Figures released Thursday by the Department of Health and Social Care on testing and tracing revealed that 311,372 people tested positive at least once in the week to December 30. This was despite a significant drop in the number of people being tested over the Christmas holiday, as 29 percent fewer tests were conducted compared to the week to Christmas Eve.

For the last 10 days, more than 50,000 people daily have tested positive. On Tuesday, the number of new daily confirmed cases topped 60,000 for the first time ever, with the same milestone breached again Wednesday.

The same day, the Independent reported, “The UK has more new Covid-19 cases per capita than any other major country in the world, the latest data reveals.” The number of infections in the UK stood at 800 people in every million, “nearly quadruple the per capita rate of Italy, Spain and France, and more than 10-times worse than the new infections reported during the first wave last April.” It added, “Only the US has a per capita infection rate nearly equivalent to the UK of any country that has seen more than 1 million cases.”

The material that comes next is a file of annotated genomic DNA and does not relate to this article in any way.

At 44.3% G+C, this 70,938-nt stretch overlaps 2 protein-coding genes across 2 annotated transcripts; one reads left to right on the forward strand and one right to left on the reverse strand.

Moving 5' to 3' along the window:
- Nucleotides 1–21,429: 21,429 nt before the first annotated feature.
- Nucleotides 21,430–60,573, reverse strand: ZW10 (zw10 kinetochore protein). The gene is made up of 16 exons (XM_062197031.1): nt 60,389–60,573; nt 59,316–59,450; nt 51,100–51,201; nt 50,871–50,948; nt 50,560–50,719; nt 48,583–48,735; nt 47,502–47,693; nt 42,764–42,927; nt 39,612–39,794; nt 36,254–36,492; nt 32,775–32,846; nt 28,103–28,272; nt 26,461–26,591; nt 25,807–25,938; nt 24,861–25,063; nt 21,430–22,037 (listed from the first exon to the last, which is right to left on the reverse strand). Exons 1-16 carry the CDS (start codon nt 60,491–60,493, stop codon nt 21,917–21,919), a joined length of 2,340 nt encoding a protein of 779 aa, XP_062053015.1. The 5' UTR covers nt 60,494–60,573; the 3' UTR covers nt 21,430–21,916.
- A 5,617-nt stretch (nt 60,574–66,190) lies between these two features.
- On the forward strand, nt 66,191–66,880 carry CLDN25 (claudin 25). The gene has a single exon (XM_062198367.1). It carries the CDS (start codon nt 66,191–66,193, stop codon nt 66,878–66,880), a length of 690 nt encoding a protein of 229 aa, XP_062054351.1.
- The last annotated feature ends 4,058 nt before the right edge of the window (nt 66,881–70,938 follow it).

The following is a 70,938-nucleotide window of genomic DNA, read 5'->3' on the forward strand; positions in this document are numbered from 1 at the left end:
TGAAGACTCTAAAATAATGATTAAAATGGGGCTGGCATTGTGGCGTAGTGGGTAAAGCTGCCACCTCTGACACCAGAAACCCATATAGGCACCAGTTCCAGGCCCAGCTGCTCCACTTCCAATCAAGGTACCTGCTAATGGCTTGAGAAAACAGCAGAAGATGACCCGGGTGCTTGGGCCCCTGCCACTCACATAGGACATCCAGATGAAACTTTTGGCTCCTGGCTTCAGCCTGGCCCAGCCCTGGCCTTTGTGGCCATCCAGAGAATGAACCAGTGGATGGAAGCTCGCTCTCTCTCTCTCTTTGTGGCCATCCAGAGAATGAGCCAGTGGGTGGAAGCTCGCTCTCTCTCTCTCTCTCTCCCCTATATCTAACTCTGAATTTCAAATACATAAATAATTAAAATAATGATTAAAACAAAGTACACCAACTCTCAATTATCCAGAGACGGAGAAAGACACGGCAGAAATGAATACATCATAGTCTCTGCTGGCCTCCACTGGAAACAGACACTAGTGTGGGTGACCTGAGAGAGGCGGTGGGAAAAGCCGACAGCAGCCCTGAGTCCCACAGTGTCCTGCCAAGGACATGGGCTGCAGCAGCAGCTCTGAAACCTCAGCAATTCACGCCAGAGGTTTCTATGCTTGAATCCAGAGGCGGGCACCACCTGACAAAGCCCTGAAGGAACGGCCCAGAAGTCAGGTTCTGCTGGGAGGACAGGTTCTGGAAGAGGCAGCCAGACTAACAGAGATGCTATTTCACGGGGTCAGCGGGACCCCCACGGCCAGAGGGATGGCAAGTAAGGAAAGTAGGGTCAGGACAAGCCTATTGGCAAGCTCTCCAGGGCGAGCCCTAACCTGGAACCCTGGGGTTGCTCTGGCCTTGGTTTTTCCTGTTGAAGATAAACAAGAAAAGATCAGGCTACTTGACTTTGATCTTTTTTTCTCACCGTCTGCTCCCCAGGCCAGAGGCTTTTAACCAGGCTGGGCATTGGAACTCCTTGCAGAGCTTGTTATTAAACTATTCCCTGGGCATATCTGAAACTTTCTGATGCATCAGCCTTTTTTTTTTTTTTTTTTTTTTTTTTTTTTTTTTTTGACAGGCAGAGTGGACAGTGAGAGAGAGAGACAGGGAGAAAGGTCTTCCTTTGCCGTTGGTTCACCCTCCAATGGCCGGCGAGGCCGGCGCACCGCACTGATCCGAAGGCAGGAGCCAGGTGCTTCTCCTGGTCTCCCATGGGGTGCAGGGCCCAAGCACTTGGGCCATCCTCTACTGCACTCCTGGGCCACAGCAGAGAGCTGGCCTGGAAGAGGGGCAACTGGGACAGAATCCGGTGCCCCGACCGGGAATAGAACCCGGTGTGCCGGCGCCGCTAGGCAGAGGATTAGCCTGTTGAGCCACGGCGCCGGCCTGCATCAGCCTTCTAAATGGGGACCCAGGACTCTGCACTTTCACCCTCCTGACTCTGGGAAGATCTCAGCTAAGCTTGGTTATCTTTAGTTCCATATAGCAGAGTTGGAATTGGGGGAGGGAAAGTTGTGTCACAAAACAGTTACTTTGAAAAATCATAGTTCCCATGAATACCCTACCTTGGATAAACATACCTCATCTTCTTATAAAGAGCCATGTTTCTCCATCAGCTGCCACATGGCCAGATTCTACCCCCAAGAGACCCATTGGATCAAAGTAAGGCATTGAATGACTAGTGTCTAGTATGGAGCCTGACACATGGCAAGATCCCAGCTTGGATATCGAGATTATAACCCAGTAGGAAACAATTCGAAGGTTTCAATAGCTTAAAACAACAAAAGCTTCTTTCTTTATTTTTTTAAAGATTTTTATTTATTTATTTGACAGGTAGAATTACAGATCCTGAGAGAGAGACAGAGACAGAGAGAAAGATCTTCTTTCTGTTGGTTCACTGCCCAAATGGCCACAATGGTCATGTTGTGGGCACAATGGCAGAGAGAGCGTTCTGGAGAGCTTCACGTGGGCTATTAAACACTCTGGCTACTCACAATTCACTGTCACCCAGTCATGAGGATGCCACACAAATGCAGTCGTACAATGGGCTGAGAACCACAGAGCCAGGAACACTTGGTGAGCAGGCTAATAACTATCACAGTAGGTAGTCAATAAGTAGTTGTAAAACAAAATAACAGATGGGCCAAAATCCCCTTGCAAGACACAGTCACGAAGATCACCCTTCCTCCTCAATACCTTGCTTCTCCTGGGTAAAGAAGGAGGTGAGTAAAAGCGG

“The UK now has a total of more than 2.7 million confirmed coronavirus cases, making it the worst hit country in Europe in terms of cumulative cases.”

Total cases had shot up to 2,889,419 as of Thursday afternoon.

In the first wave of the pandemic, COVID-19 deaths in UK care homes reached almost 20,000, as the Conservative government ‘s murderous “herd immunity” policy turned them into killing fields. In October, Amnesty International issued a report condemning the government’s actions, and exposing the Tories lies that they had put a “ring of steel” around care homes to protect them.